Citizen Health & Safety
Congress Continues Efforts to Thwart Climate Change Emissions Limits
by Katie Weatherford, 11/5/2013
On Sept. 20, the U.S. Environmental Protection Agency announced a new proposal to limit carbon dioxide (CO2) emissions from new coal-fired power plants. The Center for Effective Government applauded the steady progress on the rule but warned of likely challenges from climate-change deniers, regulatory opponents, and their allies in Congress. Over the past month, these challenges have appeared in the form of draft legislation and appropriations riders that seek to repeal or severely limit EPA's authority to regulate greenhouse gas emissions from fossil-fueled power plants under the Clean Air Act.
Carbon Emissions Limits Are Central to President's Climate Action Plan
The limits on CO2 from new power plants are a critical component of President Obama's action plan to address climate change. Carbon dioxide is the primary greenhouse gas contributing to global warming and climate changes that have occurred over the past several decades; fossil fuel combustion for electricity generation "is the largest single source of CO2 emissions in the nation." By EPA's calculations, CO2 emissions accounted for roughly "38% of total U.S. CO2 emissions and 32% of total U.S. greenhouse gas emissions in 2011."
EPA first proposed emissions limits in April 2012 in response to a 2010 settlement agreement. But after receiving heavy criticism from the coal industry, the Obama administration decided to revise the rule. On Sept. 20 of this year, EPA announced a new proposal for new power plants. When finalized, the rule will require large gas-fired plants to limit carbon emissions to 1,000 pounds per megawatt-hour of electricity produced and require smaller gas-fired plants and all new coal-fired plants to meet a limit of 1,100 pounds of CO2 per megawatt-hour.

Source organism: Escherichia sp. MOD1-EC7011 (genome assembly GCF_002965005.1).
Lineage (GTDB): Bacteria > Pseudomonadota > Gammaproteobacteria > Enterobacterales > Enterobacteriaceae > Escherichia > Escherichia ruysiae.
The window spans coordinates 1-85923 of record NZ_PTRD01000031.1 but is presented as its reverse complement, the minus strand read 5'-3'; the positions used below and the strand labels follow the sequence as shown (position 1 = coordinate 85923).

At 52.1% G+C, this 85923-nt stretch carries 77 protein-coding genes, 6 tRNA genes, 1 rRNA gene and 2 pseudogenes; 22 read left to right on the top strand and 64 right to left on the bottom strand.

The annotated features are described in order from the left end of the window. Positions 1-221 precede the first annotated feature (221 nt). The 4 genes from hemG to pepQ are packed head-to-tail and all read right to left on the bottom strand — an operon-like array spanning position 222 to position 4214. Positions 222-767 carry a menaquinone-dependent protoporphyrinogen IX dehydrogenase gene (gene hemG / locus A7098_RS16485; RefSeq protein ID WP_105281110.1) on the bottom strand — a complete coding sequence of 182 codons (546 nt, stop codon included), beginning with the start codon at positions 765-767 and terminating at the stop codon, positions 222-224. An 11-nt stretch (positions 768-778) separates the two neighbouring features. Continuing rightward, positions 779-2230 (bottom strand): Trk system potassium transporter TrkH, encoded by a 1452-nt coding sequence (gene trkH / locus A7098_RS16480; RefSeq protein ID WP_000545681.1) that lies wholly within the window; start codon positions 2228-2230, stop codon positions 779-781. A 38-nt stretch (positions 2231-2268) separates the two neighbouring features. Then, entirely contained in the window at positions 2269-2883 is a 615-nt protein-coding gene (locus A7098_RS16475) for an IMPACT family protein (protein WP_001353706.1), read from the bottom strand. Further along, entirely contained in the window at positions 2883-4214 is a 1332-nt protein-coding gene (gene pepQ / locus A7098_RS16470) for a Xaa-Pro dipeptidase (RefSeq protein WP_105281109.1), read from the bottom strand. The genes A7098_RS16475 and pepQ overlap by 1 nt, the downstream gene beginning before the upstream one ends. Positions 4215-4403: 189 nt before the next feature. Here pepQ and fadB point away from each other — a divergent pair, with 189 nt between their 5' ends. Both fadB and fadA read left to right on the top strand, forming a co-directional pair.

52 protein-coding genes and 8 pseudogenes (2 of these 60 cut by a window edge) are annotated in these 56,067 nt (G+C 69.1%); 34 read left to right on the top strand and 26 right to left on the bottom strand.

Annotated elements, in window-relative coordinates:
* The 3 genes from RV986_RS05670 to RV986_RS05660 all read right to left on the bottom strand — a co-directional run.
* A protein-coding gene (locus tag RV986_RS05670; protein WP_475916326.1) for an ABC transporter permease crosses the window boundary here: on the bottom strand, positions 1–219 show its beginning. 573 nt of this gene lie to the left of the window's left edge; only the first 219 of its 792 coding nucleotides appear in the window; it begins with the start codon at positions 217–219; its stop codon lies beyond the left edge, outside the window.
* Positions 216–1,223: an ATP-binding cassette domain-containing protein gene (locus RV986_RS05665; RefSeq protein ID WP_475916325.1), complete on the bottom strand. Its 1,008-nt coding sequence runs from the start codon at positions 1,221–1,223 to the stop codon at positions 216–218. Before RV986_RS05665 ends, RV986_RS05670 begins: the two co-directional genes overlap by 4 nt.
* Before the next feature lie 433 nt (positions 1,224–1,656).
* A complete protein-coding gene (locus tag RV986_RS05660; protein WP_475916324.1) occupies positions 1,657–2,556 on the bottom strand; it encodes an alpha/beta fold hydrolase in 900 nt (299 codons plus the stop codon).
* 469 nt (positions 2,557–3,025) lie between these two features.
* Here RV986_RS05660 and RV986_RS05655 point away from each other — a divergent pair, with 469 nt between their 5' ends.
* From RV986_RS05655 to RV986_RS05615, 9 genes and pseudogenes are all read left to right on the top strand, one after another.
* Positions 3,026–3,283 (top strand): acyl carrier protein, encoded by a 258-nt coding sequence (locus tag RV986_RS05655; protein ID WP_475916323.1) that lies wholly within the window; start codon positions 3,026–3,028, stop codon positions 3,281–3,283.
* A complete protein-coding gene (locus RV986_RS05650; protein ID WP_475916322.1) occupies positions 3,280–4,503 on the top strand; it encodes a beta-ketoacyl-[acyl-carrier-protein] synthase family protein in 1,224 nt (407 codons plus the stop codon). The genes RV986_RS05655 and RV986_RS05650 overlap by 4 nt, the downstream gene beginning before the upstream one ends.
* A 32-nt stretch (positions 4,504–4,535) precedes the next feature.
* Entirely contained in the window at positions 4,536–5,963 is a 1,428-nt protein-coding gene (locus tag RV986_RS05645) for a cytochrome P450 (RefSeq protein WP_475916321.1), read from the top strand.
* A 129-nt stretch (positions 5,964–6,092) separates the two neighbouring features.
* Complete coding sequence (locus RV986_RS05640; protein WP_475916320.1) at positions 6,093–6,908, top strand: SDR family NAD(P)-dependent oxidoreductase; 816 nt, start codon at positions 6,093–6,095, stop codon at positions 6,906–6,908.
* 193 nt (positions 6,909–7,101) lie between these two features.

The rule has yet to be published in the Federal Register, presumably because of a backlog of publications caused by the government shutdown during the first weeks of October. Once published, a 60-day comment period will officially begin and the docket will be made available online. Meanwhile, EPA has already posted the proposal on its website, scheduled public hearings across the U.S., and started accepting public comments.
Legislative Efforts to Silence EPA Are Underway
Even before EPA's initial proposal in 2012, anti-regulatory forces in Congress were seeking to undermine efforts to reduce carbon pollution. According to a database compiled by the House Energy and Commerce Committee minority staff, during the 112th Congress (January 2011 to January 2012), the House voted 53 times to block actions to address climate change.
The 2011 Continuing Resolution (H.R. 1) prohibited EPA from using funds to issue or enforce any regulation on emissions of greenhouse gases due to climate change concerns. Rep. Ted Poe (R-TX) offered an amendment to the resolution that would have blocked EPA from regulating greenhouse gas emissions from stationary sources for any reason. Representatives also attached "riders" to both the FY 2012 and FY 2013 House Interior and Environment appropriations bills to prohibit or delay EPA from setting limits on carbon dioxide or other greenhouse gas emissions.